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2021 U.S. Navy Board of Inspection and Survey Annual Report

The following is the 2021 report from the Navy’s Board of Inspection and Survey. The report to Congress is an annual summary of the health of the Navy’s fleet.
According to Naval Sea Systems Command, “The Board of Inspection and Survey was initially established in 1868 by Congress to ensure that the ships of the United States Navy are properly equipped for prompt, reliable, sustained mission readiness at sea. In 1882, Congress enacted legislation which established the Board of Inspection and Survey under statutory authority, U.S Code Title 10, 7304, which requires a Board of Naval Officers to conduct a Material Inspection of all naval ships at least once every three years, if practicable. INSURV has been operating continuously under this authority since that date.”

From the report

Overall Fleet material condition showed a positive trend for FY 2021, matching the 6-year average that reversed a steady negative trend seen over the previous three years. Surface ship and submarine inspections drove this trend. FY 2021 CVN inspections slightly exceeded the 6-year CVN average. MSC inspections continued on a positive trend, with a significant increase in the number of inspections. Overall, some functional areas and subsystems remain degraded or show declining trends, indicative of areas where material readiness is stressed. All FY 2021 Material Inspections were conducted with minimal notice (30 days) given to the crews of the vessels. This is a substantive change from previous years. See section 6 for details.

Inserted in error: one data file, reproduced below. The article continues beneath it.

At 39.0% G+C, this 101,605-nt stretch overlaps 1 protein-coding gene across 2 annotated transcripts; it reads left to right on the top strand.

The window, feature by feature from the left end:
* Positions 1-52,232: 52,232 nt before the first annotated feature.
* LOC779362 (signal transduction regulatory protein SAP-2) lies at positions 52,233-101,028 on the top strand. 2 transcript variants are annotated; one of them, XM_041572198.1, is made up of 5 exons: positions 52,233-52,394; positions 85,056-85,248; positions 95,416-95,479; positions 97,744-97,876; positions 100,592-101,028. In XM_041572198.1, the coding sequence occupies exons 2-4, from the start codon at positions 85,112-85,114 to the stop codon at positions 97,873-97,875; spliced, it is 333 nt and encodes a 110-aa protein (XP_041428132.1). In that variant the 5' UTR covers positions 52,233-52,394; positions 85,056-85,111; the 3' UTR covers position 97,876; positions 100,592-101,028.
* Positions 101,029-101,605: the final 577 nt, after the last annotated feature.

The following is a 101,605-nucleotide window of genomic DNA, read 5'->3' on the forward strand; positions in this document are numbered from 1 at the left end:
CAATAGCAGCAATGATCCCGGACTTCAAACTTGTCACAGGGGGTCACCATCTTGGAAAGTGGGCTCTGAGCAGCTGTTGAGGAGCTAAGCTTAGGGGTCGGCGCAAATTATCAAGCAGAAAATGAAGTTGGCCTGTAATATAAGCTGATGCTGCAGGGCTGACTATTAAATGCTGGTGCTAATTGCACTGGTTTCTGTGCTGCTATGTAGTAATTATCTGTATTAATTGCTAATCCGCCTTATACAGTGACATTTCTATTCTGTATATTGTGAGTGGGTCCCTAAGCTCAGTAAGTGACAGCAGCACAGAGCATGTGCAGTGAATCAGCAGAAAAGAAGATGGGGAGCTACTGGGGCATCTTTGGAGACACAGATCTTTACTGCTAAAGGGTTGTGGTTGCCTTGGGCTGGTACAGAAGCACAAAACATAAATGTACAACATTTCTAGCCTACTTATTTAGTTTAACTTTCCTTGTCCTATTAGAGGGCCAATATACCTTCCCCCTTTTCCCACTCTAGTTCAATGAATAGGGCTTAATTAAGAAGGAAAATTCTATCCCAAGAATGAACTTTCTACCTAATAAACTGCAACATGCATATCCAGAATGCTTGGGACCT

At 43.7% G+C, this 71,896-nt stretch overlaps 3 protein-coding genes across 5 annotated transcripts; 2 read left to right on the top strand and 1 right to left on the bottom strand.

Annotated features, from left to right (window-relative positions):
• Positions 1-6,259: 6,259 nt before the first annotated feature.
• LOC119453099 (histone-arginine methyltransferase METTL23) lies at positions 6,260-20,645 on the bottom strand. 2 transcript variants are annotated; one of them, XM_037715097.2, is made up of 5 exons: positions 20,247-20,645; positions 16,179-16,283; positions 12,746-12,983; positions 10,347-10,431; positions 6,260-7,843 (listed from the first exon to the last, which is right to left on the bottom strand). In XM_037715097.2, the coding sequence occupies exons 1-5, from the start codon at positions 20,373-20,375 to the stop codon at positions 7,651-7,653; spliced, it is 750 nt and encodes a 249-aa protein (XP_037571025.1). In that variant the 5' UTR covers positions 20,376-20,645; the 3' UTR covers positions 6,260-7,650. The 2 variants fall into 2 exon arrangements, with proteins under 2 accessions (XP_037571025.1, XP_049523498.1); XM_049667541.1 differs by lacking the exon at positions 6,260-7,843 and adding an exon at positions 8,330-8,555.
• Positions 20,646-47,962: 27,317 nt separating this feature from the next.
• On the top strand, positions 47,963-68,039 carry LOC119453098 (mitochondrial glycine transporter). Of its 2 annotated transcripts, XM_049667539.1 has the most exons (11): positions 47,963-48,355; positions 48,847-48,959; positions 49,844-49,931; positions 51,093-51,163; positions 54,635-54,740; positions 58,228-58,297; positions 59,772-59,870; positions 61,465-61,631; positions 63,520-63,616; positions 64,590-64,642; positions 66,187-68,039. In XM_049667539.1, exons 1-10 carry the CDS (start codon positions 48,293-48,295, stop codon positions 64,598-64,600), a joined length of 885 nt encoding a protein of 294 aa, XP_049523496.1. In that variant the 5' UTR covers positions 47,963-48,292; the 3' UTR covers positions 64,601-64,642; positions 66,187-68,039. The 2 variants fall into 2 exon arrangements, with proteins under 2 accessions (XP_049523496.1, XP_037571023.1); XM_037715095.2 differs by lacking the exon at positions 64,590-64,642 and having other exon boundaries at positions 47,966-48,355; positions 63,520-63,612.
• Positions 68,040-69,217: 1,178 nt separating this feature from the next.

INSURV Graphic

New construction INDEPENDENCE-class LCS, SPEARHEAD-class EPF, and LEWIS B PULLER-class ESB programs performed well on trials. The remaining programs experienced significant deviations from OPNAV trials requirements, missed key program milestones, or had declining trial performance during this fiscal year.

Download the document here.